Backpacking Water Filter Review
For many, the allure of backpack hunting is the simplicity of going through a day with nothing more than one can carry on their back. Over time, as a backpack hunter, you learn what comforts you need as an individual to make these outings enjoyable. I know from the past 20 years of backpack hunting that there are things I can leave at home, and my kit has in turn gotten lighter and lighter. Although each of us can make personal gear choices, one thing all of us need daily is clean drinking water and usually a lot of it. Even “gear guys” can still have fun with water filters though because there are many styles and brands to choose from. The main systems we are going to cover are the standard hand-pump style, gravity-fed systems, UV filters, and tablets or drops.
Before we dive into different filters, I want to divulge a little information about what systems I use on my hunts. Personally, there is nothing I hate doing on backpack hunts more than pumping water. It has always been a necessary evil that I really don’t enjoy. I know it may sound silly, but I am just being honest. Due to this fact, about five years ago I switched to a gravity-style water filter and I love this setup. When I get to camp, I simply scoop the bag in my water source and let it gravity-feed into a separate water bag that I carry. I then refill the filter bag, pinch the hose, and I have more water ready when I need it.
This process takes a matter of minutes and it's all done while I go about my business getting my camp set, and I don’t have to pump water. Even though I love this setup, it’s not always my go-to on hunts. If I know there will be a good water source, I always go this route, but if I’m not sure there will be a good water source like a good flowing creek, I will pack my water pump. I know I can get water from even a small seep with my pump and if all I have is my gravity setup it may be very difficult to get water.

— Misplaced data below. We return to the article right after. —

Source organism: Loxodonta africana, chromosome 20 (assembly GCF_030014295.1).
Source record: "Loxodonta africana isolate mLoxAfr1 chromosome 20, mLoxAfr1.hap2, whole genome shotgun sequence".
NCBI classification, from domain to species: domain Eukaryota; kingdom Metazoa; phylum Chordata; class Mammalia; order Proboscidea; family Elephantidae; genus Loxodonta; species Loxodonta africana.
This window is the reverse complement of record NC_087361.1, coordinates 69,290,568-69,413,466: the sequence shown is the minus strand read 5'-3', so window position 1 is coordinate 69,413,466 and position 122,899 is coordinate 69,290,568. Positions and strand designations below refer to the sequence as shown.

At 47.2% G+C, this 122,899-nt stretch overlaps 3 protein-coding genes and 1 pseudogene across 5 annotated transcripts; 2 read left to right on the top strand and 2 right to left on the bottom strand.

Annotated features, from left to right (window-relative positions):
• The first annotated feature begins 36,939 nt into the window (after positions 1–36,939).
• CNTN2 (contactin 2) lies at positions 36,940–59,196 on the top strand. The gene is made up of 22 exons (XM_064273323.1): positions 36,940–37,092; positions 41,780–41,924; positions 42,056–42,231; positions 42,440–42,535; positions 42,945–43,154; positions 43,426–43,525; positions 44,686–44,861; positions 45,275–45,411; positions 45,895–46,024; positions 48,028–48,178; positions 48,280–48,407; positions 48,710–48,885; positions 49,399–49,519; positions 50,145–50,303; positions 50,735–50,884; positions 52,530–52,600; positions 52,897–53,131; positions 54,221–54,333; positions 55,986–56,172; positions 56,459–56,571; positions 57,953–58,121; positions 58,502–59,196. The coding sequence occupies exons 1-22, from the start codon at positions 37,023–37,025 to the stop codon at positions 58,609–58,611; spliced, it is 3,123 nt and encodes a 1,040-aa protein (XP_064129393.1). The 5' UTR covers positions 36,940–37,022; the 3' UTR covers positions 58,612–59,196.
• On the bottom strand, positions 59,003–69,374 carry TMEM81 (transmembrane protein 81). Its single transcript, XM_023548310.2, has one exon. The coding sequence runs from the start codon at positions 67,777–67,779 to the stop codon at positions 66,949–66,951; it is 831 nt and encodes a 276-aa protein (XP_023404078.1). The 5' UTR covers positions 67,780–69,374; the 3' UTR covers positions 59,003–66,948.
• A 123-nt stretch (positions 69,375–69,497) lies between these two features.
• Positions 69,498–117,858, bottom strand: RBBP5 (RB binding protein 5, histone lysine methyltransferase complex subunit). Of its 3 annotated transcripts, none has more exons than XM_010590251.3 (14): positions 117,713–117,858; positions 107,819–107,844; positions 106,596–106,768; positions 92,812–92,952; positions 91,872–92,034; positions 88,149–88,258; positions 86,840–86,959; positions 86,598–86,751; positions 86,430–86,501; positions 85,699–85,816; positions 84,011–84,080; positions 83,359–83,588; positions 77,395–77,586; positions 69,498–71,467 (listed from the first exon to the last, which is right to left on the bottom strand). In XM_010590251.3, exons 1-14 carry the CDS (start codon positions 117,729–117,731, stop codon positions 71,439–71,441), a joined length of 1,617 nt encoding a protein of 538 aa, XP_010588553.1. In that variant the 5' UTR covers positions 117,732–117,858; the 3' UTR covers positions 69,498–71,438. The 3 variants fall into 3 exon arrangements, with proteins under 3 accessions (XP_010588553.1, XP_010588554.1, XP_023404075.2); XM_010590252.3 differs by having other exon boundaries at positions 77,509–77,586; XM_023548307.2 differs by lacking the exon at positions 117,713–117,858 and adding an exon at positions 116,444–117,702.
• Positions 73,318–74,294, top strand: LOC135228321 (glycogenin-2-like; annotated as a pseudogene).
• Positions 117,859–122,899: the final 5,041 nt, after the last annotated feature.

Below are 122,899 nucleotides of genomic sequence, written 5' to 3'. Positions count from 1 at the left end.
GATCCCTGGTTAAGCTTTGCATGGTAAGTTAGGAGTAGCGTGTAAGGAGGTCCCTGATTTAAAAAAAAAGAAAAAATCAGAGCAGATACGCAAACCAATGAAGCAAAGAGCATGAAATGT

The simple, reliable functionality of the Katadyn Hiker pumps has made them a staple with many backpackers for years now. The Hiker Pro Transparent ($85) is the newest offering in this line. This model measures 6.5x2.4” and weighs 11 ounces. With approximately 48 strokes, the Hiker Pro will filter a liter of clean water per minute. This model removes particles, protozoa, and bacteria down to 0.2 microns in size, including giardia, salmonella, cryptosporidia, etc.
There is a pre-filter in the hose that removes larger contaminants before reaching the main filter, which helps increase the lifespan. Beyond that, its activated-carbon core absorbs chemicals and pesticides and improves the taste of your drinking water. The transparent housing lets you see the filter in action and lets you more easily see when the filter is dirty and either needs to be cleaned or replaced. Each filter has a maintenance kit, bottle adapter, and carry sack included.
MSR HyperFlow Microfilter ($100)
Another company that’s popular and reliable in the water filter game is MSR. With top notch products like the HyperFlow Microfilter, it’s no surprise so many hunters put their faith in MSI gear. This filter measures 7x3.5” and weighs a mere 7.4 ounces. This pump can process more than three liters of clean water in a minute with one liter only requiring 20 strokes. Even in the worst-case scenario, the Hyperflow removes 99.9999% of bacteria and 99.9% of protozoa. Like the Katadyn, this system has a pre-filter that removes all larger particles to lengthen filter life.
One neat thing about this filter is its ability to connect directly to a wide variety of bottles and bags from different companies. Another great feature is the ability to disassemble and assemble the filter without the use of tools. This makes field maintenance a snap and always makes it easy to keep the filter clean and functional.
MSR Trail Base Water Filter Kit ($140-150)